Tampa Dog Bite Lawyer
The majority of the time, dogs are excellent companions and family pets. However, some dogs have behavioral issues or can become provoked in a situation that they find uncomfortable and to protect themselves, they attack. Dog bites can be severe. According to the American Society of Plastic Surgeons, nearly 27,000 people nationwide had reconstructive procedures as a result of dog bites. Many dog bites require medical treatment to avoid infection and some dog bites leave victims permanently disfigured. Filing a personal injury claim after a dog bite can help reduce the financial burden caused by such injuries. Our experienced Tampa dog bite lawyer Mark H. Wright can help.
Florida’s Laws Regarding Dog Owner’s Liability
Florida Statute 767.04 states that a dog owner is liable for any dog bites that occur to a person on public property or on private property, as long as the victim was lawfully present on that property. A person is lawfully on a property if they were invited onto the property by the owner, or if they are fulfilling a duty imposed upon them by the laws of Florida or by the laws or postal regulations of the United States. The dog owner does not need to have had any prior knowledge of the dog’s viciousness to be held liable, nor does the dog’s prior behaviors impact liability. If the victim antagonized the dog and was in some way negligent such that they caused their own injuries, some of the liability may be taken away from the dog owner. If an owner displays a sign that reads, “Bad Dog” on the premises, then they cannot be held liable unless the injured party was under the age of six.
Can Someone Besides The Dog Owner Be Responsible for a Dog Bite?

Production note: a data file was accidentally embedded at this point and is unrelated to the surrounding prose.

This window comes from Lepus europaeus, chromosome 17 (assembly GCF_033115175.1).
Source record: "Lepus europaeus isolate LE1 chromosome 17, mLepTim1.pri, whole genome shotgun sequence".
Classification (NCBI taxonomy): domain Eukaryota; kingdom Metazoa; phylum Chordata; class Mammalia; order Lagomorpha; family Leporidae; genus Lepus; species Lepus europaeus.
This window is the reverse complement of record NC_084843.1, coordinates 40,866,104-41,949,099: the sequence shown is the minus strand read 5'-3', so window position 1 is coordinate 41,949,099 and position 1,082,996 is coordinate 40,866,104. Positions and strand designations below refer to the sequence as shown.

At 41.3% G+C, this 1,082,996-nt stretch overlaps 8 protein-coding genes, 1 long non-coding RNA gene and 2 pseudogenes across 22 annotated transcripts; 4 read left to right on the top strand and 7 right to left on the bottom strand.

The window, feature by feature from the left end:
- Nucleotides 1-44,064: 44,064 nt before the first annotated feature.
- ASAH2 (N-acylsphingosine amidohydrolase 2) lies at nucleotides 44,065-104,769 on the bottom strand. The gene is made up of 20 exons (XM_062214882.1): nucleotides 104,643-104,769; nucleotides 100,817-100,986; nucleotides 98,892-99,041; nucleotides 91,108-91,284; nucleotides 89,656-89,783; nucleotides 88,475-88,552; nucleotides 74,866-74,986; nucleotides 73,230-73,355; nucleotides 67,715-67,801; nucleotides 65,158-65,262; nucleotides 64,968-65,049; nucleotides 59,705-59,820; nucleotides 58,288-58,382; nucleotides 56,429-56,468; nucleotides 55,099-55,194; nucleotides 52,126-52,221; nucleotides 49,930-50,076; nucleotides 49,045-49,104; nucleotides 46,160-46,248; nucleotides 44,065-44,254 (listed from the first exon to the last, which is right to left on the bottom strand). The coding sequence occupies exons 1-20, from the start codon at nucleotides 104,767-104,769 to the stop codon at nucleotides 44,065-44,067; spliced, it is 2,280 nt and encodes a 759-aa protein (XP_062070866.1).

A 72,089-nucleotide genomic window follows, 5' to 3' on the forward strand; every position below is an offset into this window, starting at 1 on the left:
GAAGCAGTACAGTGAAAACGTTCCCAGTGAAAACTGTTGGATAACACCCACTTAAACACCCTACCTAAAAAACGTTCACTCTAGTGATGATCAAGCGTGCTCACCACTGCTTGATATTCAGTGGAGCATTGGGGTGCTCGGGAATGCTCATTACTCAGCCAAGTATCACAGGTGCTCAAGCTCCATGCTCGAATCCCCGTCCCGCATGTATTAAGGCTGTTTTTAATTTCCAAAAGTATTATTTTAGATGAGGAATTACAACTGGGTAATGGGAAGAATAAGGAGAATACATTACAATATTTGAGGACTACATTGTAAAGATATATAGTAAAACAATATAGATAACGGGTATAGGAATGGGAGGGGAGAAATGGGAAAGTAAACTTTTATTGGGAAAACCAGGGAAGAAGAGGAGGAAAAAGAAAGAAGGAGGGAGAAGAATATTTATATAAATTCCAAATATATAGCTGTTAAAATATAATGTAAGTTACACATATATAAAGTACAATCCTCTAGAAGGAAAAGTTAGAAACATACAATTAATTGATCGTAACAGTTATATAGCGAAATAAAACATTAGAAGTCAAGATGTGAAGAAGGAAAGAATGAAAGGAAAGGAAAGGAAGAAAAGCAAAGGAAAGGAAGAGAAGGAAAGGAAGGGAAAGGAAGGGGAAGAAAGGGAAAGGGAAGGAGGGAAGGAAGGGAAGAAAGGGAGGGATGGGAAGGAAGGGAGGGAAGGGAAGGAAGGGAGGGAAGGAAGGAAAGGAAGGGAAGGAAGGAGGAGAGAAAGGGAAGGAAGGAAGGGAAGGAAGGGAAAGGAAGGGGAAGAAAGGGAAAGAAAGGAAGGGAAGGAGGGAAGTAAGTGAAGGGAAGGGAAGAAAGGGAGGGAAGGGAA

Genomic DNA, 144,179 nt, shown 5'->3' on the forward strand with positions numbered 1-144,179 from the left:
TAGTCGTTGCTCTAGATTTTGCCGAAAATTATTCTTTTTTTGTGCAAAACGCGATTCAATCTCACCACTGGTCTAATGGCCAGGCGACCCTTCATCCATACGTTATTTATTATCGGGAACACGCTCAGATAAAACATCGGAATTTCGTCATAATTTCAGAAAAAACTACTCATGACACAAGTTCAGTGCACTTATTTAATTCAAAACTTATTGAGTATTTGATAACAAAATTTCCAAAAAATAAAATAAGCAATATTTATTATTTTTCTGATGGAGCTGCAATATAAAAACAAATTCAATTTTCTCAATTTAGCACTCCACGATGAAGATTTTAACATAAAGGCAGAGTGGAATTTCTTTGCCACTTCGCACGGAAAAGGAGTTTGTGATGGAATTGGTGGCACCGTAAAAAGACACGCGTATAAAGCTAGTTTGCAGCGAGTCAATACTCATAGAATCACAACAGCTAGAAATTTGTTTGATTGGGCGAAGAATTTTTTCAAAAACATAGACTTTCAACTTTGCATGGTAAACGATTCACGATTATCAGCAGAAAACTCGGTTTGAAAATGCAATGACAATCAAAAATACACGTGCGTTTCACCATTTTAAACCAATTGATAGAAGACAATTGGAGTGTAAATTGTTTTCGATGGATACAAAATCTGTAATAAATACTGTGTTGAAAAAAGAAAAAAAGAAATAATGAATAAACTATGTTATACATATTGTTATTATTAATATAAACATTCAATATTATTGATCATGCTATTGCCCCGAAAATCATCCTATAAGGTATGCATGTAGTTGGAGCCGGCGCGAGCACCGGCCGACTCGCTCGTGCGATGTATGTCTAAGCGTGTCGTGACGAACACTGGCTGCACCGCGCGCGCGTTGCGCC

There are other legal doctrines that can be applied to dog bite cases and could make another party other than the owner responsible for a vicious dog.
Scienter (Knowledge) – If another party, such as a vet or dog walker had knowledge of a dog’s prior attacks or attempted attacks, they can also be held liable in a dog bite case.
Landlord Liability – If a landlord knows that a tenant’s dog is vicious and has attacked others previously but allows the dog to remain living on the property, the landlord can be held liable.
Negligence Per Se – A dog owner or whoever was watching the dog at the time can be held liable if they break municipality laws such as leash laws, fence laws, or any other law meant to ensure public safety.
Negligence – An owner or any dog custodian may be found responsible for damages if it can be proven that there was a lack of care. For instance, if a camp counselor allows campers to play with a stray dog, the camp could also be found negligent.
Contact the Dog Bite Lawyers at the Office of Mark H. Wright, PLLC
Determining liability in a dog bite case can be complex. An experienced Tampa dog bite attorney at the office of Mark H. Wright, PLLC can help you determine who is liable in your case and assist you in seeking the compensation you deserve. Call our offices at 813-425-2020 to schedule a free consultation today.